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The signatures required in bids for tenders are important because a tender is a form of a contract and the signature when required makes those parts of the tender binding. This was held in a judgement delivered by the Court of Appeal presided over by the Chief Justice Mark Chetcuti, and judges Giannino Caruana Demajo and Anthony Ellul on 31 August 2021 in PR20 JV konsorzju magħmul minn Rockcut Limited and Pato SRL -v- Direttur Ġenerali tad-Dipartiment tal-Kuntratti, il-Korporazzjoni għas-Servizzi tal-ilma u Bianco Impianti Srl.

The appeal concerned a tender issued by the Water Services Corporation on the construction of a pipes distribution network from Marsascala to Bulebel.

The appellants and Bianco Impianti tendered. The latter won the tender. On 12 February 2021, the appellant’s bid was not accepted due to it not being technically compliant. The letter stated that the Quality Assurance plan was not signed, there were missing signatures on the declaration of the key experts, and one of the CVs was not comprehensive.

The appellants filed an objection and the Appeals Board held that the Appellant pointed out that the lack of a signature on the QA plan did not annul then bid. WSC rebutted by saying that the signature was not optional. Bianco also submitted that a signature on a QA Plan was a cardinal omission. The Board held that a tender document is a contract and such contractual obligations have to be endorsed and confirmed by a signature and therefore the WSC were correct not to accept the bid.

As to the missing signature of self-declaration of the key experts, the Appellant held that such declaration should be submitted by key experts who are employed by the public administration. The key experts in this bid were self-employed. WSC disagreed.

The Board referred to the General Rules governing Tenders published in April 2019 allows five days for rectification when requested. Furthermore, the bidder cannot decide how the forms are to be submitted and if it is not filled in corrected it will be considered as non-compliant.

As to the CV, the Board agreed with WSC that this particular CV leaves much to be desired. The Appellant held that the tender document did not require any specific experience from the stone mason, however, the Board held that one cannot ignore that a stone mason is an essential component of the project.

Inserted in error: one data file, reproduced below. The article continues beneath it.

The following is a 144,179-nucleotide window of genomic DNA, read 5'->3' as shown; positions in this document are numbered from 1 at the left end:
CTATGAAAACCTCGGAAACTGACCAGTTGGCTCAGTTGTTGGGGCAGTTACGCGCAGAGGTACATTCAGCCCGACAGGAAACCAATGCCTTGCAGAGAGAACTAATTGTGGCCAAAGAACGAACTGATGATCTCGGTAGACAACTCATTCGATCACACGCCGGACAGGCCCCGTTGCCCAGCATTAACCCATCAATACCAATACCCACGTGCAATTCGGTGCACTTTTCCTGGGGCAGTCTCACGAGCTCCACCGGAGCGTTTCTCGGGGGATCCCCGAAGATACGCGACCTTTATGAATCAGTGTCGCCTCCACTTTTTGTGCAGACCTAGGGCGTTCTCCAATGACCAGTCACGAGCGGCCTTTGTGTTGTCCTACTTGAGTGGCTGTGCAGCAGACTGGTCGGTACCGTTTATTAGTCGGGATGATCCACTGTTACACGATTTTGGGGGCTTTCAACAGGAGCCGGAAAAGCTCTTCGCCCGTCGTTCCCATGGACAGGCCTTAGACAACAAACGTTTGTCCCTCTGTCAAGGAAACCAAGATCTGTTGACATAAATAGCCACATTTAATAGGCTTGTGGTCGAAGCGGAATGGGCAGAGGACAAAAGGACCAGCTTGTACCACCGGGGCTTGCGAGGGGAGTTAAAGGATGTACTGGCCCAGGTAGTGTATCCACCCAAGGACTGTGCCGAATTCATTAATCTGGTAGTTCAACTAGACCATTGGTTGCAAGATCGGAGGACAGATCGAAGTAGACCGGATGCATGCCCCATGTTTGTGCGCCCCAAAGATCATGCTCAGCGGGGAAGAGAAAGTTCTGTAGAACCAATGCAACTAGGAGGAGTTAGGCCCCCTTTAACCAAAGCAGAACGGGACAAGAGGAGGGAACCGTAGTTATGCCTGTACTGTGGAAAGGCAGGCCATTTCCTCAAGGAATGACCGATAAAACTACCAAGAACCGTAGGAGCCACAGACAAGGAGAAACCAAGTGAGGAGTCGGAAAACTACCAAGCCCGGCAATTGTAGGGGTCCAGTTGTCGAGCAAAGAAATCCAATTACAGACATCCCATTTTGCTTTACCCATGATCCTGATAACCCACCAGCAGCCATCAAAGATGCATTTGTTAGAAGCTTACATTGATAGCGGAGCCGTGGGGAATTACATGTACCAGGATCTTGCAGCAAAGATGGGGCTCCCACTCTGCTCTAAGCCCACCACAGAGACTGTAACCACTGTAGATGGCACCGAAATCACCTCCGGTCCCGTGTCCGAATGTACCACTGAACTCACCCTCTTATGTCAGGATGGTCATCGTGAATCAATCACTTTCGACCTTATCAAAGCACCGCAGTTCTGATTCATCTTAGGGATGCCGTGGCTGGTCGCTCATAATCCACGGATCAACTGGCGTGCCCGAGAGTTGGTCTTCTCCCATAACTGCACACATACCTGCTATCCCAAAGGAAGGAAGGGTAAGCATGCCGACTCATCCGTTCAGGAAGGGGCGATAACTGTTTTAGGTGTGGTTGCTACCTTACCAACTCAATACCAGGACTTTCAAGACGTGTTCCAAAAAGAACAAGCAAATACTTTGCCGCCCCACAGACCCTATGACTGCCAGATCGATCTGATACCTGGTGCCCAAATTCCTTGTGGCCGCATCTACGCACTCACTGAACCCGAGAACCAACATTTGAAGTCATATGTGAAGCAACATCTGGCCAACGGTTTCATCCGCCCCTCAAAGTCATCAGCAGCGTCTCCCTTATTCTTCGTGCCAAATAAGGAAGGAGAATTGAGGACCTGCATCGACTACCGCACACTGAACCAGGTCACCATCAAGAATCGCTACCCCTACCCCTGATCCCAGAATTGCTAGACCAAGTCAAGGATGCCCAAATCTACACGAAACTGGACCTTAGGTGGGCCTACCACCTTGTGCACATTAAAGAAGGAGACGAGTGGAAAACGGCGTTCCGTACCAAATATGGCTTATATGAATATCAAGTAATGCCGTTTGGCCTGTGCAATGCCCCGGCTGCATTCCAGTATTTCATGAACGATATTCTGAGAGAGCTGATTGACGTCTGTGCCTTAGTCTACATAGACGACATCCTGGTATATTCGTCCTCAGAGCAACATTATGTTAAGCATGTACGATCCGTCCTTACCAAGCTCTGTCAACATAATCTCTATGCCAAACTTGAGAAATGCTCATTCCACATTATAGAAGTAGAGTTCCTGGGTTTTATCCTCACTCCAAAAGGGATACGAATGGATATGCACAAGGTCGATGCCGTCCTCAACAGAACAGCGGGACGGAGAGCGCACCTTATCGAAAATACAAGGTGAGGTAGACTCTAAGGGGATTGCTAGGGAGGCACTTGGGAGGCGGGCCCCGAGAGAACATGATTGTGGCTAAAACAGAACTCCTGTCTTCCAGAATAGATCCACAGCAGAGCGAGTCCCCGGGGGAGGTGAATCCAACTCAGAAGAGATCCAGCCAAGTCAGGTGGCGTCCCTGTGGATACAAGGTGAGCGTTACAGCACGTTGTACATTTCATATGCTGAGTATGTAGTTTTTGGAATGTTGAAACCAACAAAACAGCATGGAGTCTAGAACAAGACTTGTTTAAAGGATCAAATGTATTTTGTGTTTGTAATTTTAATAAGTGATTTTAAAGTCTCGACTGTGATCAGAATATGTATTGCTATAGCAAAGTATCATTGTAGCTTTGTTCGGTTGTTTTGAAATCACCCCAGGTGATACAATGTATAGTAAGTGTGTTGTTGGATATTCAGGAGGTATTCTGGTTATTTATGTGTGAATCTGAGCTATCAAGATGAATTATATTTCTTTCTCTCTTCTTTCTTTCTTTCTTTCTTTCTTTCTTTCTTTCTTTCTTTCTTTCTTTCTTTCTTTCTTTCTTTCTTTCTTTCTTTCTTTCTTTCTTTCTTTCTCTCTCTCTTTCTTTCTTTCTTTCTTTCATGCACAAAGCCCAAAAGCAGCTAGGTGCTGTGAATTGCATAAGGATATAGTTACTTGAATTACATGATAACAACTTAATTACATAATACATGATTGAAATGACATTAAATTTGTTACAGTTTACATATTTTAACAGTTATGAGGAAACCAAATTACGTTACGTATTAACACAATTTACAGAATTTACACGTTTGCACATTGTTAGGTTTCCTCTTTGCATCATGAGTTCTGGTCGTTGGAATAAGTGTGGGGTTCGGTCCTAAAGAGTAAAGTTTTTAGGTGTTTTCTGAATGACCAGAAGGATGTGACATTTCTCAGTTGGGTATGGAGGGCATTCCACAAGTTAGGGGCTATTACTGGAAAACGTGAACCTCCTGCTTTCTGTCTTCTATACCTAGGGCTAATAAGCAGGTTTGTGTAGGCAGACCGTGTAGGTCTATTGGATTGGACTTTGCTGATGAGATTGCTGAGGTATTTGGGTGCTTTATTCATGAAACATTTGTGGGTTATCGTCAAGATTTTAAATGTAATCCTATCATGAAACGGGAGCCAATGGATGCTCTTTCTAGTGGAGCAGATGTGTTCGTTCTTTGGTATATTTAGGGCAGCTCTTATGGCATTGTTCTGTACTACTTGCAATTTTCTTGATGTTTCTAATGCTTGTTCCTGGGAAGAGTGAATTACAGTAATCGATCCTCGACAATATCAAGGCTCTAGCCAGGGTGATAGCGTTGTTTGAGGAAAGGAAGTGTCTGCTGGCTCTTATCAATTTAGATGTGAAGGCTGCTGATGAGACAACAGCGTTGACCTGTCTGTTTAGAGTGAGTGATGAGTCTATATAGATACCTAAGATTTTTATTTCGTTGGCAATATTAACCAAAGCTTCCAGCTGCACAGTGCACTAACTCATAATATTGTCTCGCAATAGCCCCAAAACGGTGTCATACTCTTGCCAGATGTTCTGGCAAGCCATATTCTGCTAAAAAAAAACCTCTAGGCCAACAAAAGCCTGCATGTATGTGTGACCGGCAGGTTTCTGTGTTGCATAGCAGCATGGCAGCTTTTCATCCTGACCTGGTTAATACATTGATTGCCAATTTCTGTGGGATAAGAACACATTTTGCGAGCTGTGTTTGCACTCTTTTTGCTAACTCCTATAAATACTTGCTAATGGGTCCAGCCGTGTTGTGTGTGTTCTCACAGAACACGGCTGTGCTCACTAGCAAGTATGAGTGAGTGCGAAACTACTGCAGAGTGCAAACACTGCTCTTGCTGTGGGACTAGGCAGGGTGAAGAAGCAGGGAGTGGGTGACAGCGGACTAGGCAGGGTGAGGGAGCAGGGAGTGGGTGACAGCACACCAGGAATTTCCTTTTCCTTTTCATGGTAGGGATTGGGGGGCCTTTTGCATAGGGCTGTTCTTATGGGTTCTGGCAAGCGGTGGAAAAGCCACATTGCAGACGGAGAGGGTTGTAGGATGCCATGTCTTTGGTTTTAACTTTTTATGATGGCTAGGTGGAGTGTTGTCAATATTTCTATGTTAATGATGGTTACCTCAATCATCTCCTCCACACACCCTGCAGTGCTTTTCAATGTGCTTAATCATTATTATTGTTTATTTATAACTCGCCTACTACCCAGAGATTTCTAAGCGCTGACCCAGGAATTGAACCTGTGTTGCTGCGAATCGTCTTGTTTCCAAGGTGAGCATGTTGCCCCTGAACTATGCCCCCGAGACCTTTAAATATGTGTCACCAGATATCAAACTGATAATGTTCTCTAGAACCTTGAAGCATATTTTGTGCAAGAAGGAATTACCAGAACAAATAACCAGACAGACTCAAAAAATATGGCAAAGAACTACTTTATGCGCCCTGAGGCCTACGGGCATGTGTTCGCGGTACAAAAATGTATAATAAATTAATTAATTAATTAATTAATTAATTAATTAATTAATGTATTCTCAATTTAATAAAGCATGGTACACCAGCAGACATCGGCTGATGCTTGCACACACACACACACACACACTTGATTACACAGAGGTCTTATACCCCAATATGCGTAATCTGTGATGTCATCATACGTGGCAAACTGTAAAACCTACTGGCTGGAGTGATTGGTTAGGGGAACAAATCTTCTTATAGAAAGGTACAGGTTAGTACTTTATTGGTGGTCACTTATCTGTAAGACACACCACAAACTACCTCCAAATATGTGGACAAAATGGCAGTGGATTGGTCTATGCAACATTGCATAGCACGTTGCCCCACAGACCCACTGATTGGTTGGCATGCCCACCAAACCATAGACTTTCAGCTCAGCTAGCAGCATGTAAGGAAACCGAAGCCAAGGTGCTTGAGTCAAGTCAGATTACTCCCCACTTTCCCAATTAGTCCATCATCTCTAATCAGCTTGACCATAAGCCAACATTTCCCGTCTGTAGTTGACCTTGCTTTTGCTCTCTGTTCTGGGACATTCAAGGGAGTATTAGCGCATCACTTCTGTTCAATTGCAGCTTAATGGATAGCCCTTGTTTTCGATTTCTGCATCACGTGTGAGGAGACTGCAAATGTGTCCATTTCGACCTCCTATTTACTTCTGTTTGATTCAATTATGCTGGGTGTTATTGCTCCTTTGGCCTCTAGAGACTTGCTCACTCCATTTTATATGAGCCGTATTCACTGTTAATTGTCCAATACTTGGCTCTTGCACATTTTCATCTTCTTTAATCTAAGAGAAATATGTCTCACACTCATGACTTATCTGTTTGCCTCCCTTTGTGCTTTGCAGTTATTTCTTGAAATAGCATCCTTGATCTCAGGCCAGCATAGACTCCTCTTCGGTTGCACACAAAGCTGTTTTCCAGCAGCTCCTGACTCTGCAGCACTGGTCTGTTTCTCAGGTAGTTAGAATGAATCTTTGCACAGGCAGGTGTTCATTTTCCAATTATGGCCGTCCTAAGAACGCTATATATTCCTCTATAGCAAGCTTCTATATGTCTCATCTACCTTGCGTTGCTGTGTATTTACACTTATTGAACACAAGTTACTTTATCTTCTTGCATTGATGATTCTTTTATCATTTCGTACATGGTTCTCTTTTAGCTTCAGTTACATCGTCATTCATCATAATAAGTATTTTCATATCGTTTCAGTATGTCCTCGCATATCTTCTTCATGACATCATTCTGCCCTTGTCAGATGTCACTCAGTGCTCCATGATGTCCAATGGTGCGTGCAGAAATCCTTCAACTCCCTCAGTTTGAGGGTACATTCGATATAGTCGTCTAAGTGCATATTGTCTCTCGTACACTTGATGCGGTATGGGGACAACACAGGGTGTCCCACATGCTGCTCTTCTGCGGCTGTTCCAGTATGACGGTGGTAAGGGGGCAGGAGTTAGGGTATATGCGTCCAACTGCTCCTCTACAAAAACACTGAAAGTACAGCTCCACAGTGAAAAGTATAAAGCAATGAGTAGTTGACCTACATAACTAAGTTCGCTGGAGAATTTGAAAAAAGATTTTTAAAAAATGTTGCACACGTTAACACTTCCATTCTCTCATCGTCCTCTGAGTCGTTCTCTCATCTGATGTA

The Board dismissed the appeal.

The Appellants appealed before the Court of Appeal and asked the Court to revoke the decision. The first hurdle was a plea filed by the defendants, who held that a joint venture could not have appealed, because it does not have a juridical personality. The Court of Appeal held that the joint venture could have tendered and it is represented by two companies. Therefore, it turned down the plea.

As to the merit of the appeal, the Appellants held that the Board gave importance to clerical issues than those of substance. It also ignored parts of the procedure and interpreted the requests badly.

With regard to the issue on the lack of the signature on the QA declaration, the Appellants held that the bid was signed and that signature confirms all the bid. The bid included as quality assurance as requested. The Court of Appeal agreed with the Board that this document constituted as a binding legal document and it was not sufficient that reference is made to other signatures in the bid. The Court held that the signature was also there to authenticate the document.

If a signature was added after the submission date, this would not constitute a correction of the bid. Therefore, the signature on its own should not have invalidated the whole bid.

As to the key experts, the Court pointed out that the tender document required key experts to be submitted and it read:

“This declaration is to be submitted in respect of all key experts who either work with the public administration or in the private sector.

“In case of key experts who are not in the public administration a ‘not applicable’ declaration must be entered on the form and uploaded online.”

The Court held that the wording is clear in that all key experts must have declaration and that the bidder must state whether any are in the public sector or not. WSC cannot assume that the key experts are not in the public sector but it must be spelt out.

The Court held that WSC asked for a further explanation on this point from the Appellants, but they failed to give it. Therefore, this ground of appeal was rejected.

As the CV of the stone mason the Court of Appeal held that the fact that the tender document did not ask for information on the stone mason does not mean that the WSC should have any doubt on his competency.

The Court then moved to reject the appeal.

Av. Malcolm Mifsud


Mifsud & Mifsud Advocates

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